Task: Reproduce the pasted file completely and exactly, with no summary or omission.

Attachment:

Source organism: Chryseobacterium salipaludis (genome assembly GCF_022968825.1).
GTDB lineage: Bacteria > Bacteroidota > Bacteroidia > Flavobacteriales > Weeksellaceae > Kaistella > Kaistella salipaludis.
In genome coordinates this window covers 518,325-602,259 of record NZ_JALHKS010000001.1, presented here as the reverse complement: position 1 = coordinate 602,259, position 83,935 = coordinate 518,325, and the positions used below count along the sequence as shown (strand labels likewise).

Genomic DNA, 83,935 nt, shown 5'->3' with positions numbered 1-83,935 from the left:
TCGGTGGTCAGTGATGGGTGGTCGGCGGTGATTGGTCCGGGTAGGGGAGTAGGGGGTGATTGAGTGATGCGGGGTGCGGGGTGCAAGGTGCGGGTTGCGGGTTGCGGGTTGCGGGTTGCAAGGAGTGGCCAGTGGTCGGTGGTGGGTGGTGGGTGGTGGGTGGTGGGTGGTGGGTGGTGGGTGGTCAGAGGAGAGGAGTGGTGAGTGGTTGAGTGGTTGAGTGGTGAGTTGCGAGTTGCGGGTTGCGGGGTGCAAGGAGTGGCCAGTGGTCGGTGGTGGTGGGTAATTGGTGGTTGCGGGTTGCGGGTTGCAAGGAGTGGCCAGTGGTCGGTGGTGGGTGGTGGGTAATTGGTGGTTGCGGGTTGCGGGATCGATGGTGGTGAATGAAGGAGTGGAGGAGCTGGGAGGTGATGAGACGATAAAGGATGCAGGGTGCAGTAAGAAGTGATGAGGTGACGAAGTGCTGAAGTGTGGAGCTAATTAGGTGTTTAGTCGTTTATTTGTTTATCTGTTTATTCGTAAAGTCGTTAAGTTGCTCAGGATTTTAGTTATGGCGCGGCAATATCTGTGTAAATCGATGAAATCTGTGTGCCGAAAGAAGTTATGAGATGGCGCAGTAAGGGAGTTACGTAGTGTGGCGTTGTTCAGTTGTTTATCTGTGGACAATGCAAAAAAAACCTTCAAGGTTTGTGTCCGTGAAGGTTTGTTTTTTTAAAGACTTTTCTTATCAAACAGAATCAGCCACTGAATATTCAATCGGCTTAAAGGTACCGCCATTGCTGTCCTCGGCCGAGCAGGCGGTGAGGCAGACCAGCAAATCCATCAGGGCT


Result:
Source organism: Chryseobacterium salipaludis (genome assembly GCF_022968825.1).
GTDB lineage: Bacteria > Bacteroidota > Bacteroidia > Flavobacteriales > Weeksellaceae > Kaistella > Kaistella salipaludis.
In genome coordinates this window covers 518,325-602,259 of record NZ_JALHKS010000001.1, presented here as the reverse complement: position 1 = coordinate 602,259, position 83,935 = coordinate 518,325, and the positions used below count along the sequence as shown (strand labels likewise).

Genomic DNA, 83,935 nt, shown 5'->3' with positions numbered 1-83,935 from the left:
TCGGTGGTCAGTGATGGGTGGTCGGCGGTGATTGGTCCGGGTAGGGGAGTAGGGGGTGATTGAGTGATGCGGGGTGCGGGGTGCAAGGTGCGGGTTGCGGGTTGCGGGTTGCGGGTTGCAAGGAGTGGCCAGTGGTCGGTGGTGGGTGGTGGGTGGTGGGTGGTGGGTGGTGGGTGGTGGGTGGTCAGAGGAGAGGAGTGGTGAGTGGTTGAGTGGTTGAGTGGTGAGTTGCGAGTTGCGGGTTGCGGGGTGCAAGGAGTGGCCAGTGGTCGGTGGTGGTGGGTAATTGGTGGTTGCGGGTTGCGGGTTGCAAGGAGTGGCCAGTGGTCGGTGGTGGGTGGTGGGTAATTGGTGGTTGCGGGTTGCGGGATCGATGGTGGTGAATGAAGGAGTGGAGGAGCTGGGAGGTGATGAGACGATAAAGGATGCAGGGTGCAGTAAGAAGTGATGAGGTGACGAAGTGCTGAAGTGTGGAGCTAATTAGGTGTTTAGTCGTTTATTTGTTTATCTGTTTATTCGTAAAGTCGTTAAGTTGCTCAGGATTTTAGTTATGGCGCGGCAATATCTGTGTAAATCGATGAAATCTGTGTGCCGAAAGAAGTTATGAGATGGCGCAGTAAGGGAGTTACGTAGTGTGGCGTTGTTCAGTTGTTTATCTGTGGACAATGCAAAAAAAACCTTCAAGGTTTGTGTCCGTGAAGGTTTGTTTTTTTAAAGACTTTTCTTATCAAACAGAATCAGCCACTGAATATTCAATCGGCTTAAAGGTACCGCCATTGCTGTCCTCGGCCGAGCAGGCGGTGAGGCAGACCAGCAAATCCATCAGGGCT